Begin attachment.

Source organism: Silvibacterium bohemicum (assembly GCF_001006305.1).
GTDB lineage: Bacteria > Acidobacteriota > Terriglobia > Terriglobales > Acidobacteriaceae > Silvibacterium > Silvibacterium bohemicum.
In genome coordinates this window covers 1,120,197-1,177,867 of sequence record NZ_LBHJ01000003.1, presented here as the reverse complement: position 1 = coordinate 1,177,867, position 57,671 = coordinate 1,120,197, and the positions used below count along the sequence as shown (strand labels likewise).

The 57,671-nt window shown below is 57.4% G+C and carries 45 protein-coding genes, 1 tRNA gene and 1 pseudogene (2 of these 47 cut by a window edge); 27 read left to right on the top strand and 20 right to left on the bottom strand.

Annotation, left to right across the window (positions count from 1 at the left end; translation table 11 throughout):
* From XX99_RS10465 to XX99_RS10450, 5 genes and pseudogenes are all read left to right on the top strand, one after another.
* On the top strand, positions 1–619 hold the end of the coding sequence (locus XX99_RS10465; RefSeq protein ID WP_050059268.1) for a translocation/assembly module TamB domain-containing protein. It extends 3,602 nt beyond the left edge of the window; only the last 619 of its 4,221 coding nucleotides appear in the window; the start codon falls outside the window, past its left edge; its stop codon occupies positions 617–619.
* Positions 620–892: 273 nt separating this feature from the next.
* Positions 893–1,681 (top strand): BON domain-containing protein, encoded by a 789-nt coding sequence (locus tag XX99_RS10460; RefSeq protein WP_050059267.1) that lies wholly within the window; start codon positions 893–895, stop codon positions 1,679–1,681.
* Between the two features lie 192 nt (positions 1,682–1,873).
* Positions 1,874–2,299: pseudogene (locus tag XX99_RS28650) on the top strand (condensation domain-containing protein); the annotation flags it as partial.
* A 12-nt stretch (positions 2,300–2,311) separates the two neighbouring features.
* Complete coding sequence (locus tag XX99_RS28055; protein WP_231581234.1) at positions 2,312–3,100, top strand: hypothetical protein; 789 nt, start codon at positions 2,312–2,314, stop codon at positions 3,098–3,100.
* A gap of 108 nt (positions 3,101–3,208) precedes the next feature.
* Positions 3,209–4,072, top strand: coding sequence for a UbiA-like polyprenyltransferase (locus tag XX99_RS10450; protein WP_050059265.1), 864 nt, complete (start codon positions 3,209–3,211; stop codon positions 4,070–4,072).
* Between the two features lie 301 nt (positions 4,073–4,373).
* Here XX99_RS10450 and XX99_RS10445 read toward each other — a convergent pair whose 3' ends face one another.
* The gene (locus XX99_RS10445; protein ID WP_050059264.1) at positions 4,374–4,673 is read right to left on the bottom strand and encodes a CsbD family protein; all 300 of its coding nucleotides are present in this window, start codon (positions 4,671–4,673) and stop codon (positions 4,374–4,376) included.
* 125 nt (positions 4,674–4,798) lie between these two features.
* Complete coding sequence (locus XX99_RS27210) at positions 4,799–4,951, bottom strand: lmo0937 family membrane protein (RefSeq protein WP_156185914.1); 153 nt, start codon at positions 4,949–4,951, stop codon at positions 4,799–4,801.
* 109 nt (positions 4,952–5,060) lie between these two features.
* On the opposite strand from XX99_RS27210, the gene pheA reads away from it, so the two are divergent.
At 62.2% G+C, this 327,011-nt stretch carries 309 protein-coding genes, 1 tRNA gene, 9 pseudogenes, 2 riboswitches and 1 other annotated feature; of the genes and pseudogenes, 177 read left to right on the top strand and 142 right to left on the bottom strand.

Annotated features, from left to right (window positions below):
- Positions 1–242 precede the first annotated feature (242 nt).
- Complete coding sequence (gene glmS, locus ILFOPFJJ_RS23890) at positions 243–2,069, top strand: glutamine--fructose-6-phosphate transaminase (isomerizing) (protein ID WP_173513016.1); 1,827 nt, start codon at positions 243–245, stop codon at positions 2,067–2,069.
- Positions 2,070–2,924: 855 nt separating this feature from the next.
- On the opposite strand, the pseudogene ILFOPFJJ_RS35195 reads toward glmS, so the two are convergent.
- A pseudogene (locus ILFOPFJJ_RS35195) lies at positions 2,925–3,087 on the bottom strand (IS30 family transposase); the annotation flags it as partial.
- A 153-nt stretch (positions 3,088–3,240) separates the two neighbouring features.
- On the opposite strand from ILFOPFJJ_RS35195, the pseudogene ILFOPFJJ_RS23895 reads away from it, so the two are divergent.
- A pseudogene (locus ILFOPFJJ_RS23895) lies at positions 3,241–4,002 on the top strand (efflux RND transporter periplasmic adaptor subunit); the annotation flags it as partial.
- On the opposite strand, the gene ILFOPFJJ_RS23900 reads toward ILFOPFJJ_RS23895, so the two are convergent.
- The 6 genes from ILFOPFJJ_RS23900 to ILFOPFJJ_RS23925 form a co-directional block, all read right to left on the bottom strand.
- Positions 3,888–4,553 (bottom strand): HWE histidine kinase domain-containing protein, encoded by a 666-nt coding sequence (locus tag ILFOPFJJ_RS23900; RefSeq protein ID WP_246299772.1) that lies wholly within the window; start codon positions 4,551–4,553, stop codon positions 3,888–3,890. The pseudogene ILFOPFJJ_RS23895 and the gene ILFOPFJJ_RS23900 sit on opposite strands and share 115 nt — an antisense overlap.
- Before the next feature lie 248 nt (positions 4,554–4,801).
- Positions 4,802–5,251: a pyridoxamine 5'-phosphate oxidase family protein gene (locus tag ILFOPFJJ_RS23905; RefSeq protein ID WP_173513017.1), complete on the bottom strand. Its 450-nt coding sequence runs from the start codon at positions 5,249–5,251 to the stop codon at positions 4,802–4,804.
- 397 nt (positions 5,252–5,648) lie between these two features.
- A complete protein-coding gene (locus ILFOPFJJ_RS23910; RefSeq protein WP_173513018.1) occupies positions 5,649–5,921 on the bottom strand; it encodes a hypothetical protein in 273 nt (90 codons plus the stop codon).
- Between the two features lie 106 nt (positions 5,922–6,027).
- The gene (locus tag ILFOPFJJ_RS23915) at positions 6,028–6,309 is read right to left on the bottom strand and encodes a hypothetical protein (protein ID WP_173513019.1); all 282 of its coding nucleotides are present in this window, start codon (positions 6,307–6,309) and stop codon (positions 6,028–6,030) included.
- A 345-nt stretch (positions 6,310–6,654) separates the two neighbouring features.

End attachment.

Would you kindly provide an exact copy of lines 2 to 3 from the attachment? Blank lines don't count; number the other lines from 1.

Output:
GTDB lineage: Bacteria > Acidobacteriota > Terriglobia > Terriglobales > Acidobacteriaceae > Silvibacterium > Silvibacterium bohemicum.
In genome coordinates this window covers 1,120,197-1,177,867 of sequence record NZ_LBHJ01000003.1, presented here as the reverse complement: position 1 = coordinate 1,177,867, position 57,671 = coordinate 1,120,197, and the positions used below count along the sequence as shown (strand labels likewise).